But the conception which the word refers to carries the least information of all. But even that demarcates something, but that something is nothing in particular. So a word with no demarcatable or consitent critiria is almost useless. Might as we make a new one with clear demarcation. It will actually communicate something. After the Enlightment. aka age of reason. The 'word' philosopher or 'philosophy', was no longer used to refer to the samething. In fact Hegel marks the turn to simply changing the definitions in stead of really doing anything. But an Ideological intity is created when someone mistake the word For the reality. That is by using a different definition for the 'word' philosophy, is to just discommunicate yourself from what other previous philosophers or people were talking about when they refered to philosophy.

Those who do that do not recognize self-subsiting enitiy floating around which is THE PHILOSOPHY IN ITSELF. And they are just doing a different kind of THE PHILOSOPHY IN ITSELF.

1. if it is different from the Philosophy in itself, well it follows by necessary that they are not doing philosophy.
2. The only thing that is the same, is the TERM "philosophy". But for the most part they are doing something else.

Anyways overtime everybody with an opinion and back labling to eastern Theology mostly. But with the TERM philospohy, it broaden and broadens to the point where it doesnt have any particlure mean or critiera. In that my Cat is a philosopher in so far Nilhism is a philosopher. And I think its really damaged the meaning. Like when Stephen Hawking says philosophy is dead. Its sad because its the word philosophy that is dead. Analytic was an attempt to break away from the garbage. and the garbage keeps trying to smear the lines. OH you are just using a difference language. NO we are trying to get as far and as seperate from Ideology as is can get.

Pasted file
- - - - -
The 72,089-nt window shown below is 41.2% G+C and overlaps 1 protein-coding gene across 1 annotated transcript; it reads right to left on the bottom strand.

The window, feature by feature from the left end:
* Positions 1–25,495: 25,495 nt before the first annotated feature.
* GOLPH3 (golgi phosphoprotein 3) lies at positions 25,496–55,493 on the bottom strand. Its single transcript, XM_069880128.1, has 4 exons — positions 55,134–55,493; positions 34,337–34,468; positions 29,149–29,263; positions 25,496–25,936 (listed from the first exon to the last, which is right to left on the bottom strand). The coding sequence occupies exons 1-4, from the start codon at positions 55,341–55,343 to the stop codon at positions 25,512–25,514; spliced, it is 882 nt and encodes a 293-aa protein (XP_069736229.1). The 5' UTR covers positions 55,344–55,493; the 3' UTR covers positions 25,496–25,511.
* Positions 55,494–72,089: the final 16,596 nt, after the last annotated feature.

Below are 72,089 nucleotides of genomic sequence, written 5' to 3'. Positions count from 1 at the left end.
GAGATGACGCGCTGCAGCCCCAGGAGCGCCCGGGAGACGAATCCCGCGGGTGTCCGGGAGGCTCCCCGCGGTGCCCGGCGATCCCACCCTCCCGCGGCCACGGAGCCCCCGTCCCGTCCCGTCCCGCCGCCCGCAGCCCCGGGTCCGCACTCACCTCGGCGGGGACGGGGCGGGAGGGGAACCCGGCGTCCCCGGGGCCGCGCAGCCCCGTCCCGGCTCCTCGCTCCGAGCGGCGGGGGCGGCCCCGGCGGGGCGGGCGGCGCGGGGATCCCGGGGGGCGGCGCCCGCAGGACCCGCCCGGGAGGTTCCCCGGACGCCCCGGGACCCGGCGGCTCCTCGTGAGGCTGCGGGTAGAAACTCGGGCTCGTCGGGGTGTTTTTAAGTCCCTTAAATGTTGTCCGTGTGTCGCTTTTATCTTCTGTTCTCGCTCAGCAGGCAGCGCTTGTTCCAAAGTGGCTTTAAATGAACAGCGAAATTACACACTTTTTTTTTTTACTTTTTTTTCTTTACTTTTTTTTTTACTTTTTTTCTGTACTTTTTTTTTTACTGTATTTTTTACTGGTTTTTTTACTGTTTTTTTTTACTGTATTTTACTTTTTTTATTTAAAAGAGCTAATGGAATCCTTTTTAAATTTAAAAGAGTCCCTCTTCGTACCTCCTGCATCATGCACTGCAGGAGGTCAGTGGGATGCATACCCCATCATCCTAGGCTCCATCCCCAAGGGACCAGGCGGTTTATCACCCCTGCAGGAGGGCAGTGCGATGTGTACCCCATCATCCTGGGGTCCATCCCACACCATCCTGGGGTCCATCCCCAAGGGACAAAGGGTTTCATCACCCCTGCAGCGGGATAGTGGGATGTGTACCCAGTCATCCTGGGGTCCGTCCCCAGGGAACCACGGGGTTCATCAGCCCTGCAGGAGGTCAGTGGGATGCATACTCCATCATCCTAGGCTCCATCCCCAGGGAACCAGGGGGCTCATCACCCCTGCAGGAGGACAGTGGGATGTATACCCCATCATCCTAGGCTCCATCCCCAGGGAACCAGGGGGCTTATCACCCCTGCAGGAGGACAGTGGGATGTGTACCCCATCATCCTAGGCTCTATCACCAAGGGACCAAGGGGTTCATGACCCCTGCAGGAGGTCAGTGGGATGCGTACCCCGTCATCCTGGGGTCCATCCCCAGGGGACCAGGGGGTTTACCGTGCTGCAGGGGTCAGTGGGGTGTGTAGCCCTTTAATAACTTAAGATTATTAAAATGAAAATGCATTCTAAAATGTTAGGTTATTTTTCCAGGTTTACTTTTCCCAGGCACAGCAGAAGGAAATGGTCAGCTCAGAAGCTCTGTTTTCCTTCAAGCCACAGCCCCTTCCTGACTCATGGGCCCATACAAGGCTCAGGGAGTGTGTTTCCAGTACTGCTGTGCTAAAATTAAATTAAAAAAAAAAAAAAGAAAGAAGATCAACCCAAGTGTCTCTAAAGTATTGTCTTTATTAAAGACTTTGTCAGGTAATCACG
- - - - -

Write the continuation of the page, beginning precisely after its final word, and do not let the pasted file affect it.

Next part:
Even just calling Kirkagaard a philosopher contridicts the entire notion to what anybody before ever meant by philosophy. That would make philosopohy something itself and its contradiction. At the same time.

Anyways the point I was making about is that Nihilism is only a philosopher as anybody just talking is a philosopher. Under that definition of philosophy MY CAT IS A PHILOSOPHER. He makes proposition that I don't know. That are true but unproven. I think there has to be some critiria when its fair to say that is not philosophy. if not that everything is a philosophy.
"The bud disappears when the blossom breaks through, and we might say that the former is refuted by the latter; in the same way when the fruit comes, the blossom may be explained to be a false form of the plant's existence, for the fruit appears as its true nature in place of the blossom. These stages are not merely differentiated; they supplant one another as being incompatible with one another." G. W. F. HEGEL
OberHerr
Posts: 13,062
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8/31/2012 12:15:11 AM
Posted: 4 years ago
At 8/31/2012 12:14:42 AM, The_Fool_on_the_hill wrote:
At 8/30/2012 11:13:01 PM, YYW wrote:
At 8/30/2012 11:09:48 PM, The_Fool_on_the_hill wrote:
The Fool: Nihiism is philosophy, only in using the 'word' philosophy in such a broad sense that it has no meaning at all.

Want to elaborate?

The Fool: A 'word' is only as good as it demarcates a difference. A particular entity. For example we all know "everything" by the age of 5 or when we can speak it.
But the conception which the word refers to carries the least information of all. But even that demarcates something, but that something is nothing in particular. So a word with no demarcatable or consitent critiria is almost useless. Might as we make a new one with clear demarcation. It will actually communicate something. After the Enlightment. aka age of reason. The 'word' philosopher or 'philosophy', was no longer used to refer to the samething. In fact Hegel marks the turn to simply changing the definitions in stead of really doing anything. But an Ideological intity is created when someone mistake the word For the reality. That is by using a different definition for the 'word' philosophy, is to just discommunicate yourself from what other previous philosophers or people were talking about when they refered to philosophy.

Those who do that do not recognize self-subsiting enitiy floating around which is THE PHILOSOPHY IN ITSELF. And they are just doing a different kind of THE PHILOSOPHY IN ITSELF.